“God Does Not Make Mistakes”: How Five LGBTQ+ YU Students Experience Religion

By: Hadassah Penn  |  February 6, 2020

By Hadassah Penn, Feature Editor

(Names have been changed due to the sensitive nature of this article.)

“I promise I’m not an apikores,” Rachel tells me as we start our conversation. 

She’s smiling, but her words are defiant. It’s a statement meant not for me, but for anyone who tries to say that she can’t be both bisexual and Modern Orthodox.

“My mother told me once that Hashem thinks about everything in the world, or it would cease to exist. And if He didn’t want anyone in the LGBT community, then He wouldn’t have created us.”

How to reconcile religion with sexuality — or not — is a thorny issue for many LGBTQ+ people who grow up in Orthodox Jewish households. It’s a consideration that looks different for everyone. I spoke to several Yeshiva University students about how they relate to Judaism, and each offered a different perspective.

Lily, like Rachel, is bisexual. Growing up in a Hasidic community — a community that she has since left — she was tormented by her attraction to women, and comforted only by her simultaneous attraction to men. “The whole identity you have is that you will eventually get married. If I wasn’t attracted to men, I don’t know what I would have done.” 

Rachel had similar thoughts when first confronting her bisexuality. “It was a really, really sad place to be in. I don’t encourage that.”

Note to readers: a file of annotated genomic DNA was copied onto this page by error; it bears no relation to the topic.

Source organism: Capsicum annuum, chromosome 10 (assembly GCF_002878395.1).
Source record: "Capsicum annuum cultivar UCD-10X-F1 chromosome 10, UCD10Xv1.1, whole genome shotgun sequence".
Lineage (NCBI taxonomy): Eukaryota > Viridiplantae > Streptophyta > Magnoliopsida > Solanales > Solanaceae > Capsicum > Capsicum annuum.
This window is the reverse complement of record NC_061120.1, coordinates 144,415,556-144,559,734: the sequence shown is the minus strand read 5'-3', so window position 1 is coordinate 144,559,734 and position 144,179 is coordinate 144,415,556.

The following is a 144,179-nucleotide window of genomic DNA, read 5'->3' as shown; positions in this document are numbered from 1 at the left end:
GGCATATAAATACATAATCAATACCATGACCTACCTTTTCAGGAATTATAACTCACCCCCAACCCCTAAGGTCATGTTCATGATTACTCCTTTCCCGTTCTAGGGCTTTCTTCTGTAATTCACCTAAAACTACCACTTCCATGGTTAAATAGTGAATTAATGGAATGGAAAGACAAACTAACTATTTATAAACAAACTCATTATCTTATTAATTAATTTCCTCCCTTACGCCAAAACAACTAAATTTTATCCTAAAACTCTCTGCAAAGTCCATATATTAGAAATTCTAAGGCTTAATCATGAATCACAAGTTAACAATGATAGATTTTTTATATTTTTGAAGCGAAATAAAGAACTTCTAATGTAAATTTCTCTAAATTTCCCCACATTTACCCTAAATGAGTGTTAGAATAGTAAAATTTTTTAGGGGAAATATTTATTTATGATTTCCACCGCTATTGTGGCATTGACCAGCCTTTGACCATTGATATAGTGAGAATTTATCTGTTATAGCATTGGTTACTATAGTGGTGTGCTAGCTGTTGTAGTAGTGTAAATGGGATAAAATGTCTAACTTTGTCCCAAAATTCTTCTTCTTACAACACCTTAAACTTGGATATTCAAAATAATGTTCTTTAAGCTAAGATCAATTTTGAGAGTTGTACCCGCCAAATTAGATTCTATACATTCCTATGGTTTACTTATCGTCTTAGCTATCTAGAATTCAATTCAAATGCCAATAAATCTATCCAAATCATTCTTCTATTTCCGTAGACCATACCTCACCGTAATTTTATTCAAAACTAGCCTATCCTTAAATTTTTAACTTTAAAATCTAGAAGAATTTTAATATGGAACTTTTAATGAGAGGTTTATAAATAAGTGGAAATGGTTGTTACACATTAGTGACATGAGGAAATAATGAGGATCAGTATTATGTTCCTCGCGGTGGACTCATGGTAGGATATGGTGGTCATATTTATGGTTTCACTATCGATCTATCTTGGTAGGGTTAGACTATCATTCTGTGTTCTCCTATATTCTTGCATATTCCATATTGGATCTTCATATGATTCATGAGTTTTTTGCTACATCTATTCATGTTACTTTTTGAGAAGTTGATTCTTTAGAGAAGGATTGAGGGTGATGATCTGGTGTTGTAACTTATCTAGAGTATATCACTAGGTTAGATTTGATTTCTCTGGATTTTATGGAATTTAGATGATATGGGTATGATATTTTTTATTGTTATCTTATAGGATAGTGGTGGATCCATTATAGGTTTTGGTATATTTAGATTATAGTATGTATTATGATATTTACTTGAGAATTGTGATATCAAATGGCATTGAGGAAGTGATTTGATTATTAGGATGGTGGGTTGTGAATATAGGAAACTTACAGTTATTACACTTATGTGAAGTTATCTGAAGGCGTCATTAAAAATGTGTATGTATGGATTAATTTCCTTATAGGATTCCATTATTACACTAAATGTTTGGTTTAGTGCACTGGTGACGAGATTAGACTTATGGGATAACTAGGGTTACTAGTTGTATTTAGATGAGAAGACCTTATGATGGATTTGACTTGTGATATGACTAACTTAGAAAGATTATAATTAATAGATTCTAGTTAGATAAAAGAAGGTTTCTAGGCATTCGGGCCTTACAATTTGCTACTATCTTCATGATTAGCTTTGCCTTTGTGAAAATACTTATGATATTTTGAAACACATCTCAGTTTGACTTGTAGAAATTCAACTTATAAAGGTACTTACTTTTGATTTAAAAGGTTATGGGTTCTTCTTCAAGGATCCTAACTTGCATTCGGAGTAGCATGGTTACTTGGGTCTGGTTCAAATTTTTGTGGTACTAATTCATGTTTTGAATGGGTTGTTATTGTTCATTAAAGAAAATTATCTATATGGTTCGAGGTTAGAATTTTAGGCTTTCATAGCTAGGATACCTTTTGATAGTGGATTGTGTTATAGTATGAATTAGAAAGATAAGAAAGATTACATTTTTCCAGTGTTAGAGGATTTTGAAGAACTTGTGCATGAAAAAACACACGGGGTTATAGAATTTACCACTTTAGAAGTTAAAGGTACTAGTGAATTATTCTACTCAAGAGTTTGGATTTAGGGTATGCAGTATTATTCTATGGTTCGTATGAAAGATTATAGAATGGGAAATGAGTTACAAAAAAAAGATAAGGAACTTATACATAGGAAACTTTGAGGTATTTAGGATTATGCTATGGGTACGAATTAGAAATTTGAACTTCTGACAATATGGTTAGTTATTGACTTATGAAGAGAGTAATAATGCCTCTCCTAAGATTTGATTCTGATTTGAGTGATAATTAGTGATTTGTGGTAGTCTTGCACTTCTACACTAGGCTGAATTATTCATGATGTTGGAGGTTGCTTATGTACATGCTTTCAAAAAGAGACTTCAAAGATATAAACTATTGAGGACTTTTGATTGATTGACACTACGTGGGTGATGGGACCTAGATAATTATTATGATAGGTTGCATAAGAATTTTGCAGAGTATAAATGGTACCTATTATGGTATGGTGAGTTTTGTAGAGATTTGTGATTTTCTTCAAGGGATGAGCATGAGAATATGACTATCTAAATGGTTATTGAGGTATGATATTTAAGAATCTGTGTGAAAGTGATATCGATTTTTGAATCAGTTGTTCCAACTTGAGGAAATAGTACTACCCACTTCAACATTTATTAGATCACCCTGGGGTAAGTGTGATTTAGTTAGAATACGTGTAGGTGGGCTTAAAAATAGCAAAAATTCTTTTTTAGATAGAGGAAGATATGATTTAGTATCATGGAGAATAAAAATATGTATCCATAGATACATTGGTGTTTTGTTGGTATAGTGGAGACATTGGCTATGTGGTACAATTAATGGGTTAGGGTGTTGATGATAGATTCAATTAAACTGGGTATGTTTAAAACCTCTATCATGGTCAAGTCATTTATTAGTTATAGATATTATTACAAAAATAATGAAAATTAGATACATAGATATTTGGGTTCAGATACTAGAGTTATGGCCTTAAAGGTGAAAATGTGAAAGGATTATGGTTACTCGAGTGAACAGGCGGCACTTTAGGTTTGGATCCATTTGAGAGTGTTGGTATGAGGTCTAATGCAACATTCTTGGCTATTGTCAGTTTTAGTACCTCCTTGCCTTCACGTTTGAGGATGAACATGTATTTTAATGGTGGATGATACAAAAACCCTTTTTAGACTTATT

Anne grew up in a yeshivish Orthodox community. “I discovered that I was not straight in 11th grade,” she says, “and it took me a very long time to come to terms with that.” She’s since settled into her queerness, but has distanced herself from religion. “It’s very hard for me to align myself with Orthodoxy when I know that it doesn’t fundamentally support who I am.” She laughs, and the sound is half amused and half bitter. “It’s hard for me to go home and be in an Orthodox community that I know would ask me to leave.”

Josh, who grew up Modern Orthodox, is more pragmatic. “Leaving religion was always a function of practicality…I ultimately knew it was best for me. In my opinion, religion is something that can beautifully enhance the life of people who can fit the mold of a religious person. As a gay person, I did not think I could fit this mold.” 

Esther, on the other hand, was and remains a halachic Jew, despite being gay. Her family, although quite religious, is also quite liberal. Esther never struggled for acceptance, either internally or externally. She always believed that LGBTQ+ Jews belong in Orthodox spaces. “At some point I was like, if I’m giving this to other people, I have to give it to myself as well.” 

Five queer Yeshiva University students, five different approaches to Judaism. From fondly cultural to strictly halachic, from agnosticism to unshakeable faith in God: Rachel, Lily, Anne, Josh, and Esther may practice differently, but they have in common a pride — or Pride — of identity, a confidence and ease of expression that is both joyful and the slightest bit defensive. 

That defensiveness has good reason. Whatever one’s religious expression looks like, attending an Orthodox university — Yeshiva University — while queer, can be frustrating and discouraging.

“I have this argument with my friend — which is worse, being gay or a woman in the Orthodox community?” Esther says wryly. “And I’m both.”